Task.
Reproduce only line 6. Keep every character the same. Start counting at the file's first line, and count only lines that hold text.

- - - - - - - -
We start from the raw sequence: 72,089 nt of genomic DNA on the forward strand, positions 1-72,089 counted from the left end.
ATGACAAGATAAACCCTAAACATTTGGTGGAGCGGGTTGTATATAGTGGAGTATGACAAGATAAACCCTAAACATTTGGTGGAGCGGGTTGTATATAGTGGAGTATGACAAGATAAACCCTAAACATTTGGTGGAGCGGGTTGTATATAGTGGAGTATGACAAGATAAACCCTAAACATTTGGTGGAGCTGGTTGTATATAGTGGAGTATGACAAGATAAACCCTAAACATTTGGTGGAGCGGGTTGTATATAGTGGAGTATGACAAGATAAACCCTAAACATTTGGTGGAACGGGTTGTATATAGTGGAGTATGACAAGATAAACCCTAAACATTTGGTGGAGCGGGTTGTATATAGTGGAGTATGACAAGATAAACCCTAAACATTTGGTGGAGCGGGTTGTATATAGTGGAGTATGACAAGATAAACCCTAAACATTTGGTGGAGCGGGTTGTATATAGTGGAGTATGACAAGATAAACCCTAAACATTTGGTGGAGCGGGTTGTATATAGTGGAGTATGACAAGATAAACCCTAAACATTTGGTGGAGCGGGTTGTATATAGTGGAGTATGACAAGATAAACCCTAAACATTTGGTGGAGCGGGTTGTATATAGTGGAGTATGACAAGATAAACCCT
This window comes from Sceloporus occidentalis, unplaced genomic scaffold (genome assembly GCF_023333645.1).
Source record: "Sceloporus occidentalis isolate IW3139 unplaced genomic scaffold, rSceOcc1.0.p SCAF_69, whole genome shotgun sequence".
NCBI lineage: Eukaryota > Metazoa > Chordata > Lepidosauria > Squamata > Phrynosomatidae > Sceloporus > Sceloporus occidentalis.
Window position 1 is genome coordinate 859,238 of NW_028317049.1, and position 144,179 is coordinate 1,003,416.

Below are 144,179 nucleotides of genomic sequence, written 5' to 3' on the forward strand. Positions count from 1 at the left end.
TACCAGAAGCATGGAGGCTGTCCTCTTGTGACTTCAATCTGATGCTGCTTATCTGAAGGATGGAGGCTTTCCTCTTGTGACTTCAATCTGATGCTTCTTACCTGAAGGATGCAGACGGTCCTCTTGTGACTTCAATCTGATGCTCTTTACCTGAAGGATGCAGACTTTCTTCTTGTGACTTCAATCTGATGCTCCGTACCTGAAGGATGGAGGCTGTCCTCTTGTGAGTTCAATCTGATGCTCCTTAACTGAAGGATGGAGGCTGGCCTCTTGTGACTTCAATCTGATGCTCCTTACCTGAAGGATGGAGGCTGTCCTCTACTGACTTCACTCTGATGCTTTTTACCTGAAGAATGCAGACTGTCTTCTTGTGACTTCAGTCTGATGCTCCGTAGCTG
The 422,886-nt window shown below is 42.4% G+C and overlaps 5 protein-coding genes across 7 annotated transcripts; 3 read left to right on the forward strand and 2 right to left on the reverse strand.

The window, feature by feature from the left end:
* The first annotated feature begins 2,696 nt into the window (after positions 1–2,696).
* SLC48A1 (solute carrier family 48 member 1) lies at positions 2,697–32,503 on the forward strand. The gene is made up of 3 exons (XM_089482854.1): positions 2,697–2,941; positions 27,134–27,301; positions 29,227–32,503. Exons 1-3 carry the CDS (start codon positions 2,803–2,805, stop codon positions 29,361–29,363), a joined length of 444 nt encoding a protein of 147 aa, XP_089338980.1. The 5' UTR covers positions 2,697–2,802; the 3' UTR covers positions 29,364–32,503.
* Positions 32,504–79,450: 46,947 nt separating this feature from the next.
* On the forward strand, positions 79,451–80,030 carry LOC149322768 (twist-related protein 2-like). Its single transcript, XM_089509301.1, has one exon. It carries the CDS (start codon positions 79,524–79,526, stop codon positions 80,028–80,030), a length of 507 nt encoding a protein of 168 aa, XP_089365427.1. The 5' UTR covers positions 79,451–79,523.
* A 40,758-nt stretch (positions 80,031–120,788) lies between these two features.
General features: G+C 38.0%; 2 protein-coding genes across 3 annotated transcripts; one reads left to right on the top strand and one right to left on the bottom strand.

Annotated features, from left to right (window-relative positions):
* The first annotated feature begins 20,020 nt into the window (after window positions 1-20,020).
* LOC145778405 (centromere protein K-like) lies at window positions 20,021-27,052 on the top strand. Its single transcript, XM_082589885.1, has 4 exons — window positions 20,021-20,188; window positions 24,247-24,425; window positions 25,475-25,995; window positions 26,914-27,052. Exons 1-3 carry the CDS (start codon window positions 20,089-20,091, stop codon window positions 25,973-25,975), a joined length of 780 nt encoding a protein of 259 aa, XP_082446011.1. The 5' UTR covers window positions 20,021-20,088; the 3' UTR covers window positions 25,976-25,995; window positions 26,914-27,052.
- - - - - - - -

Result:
Window position 1 is genome coordinate 859,238 of NW_028317049.1, and position 144,179 is coordinate 1,003,416.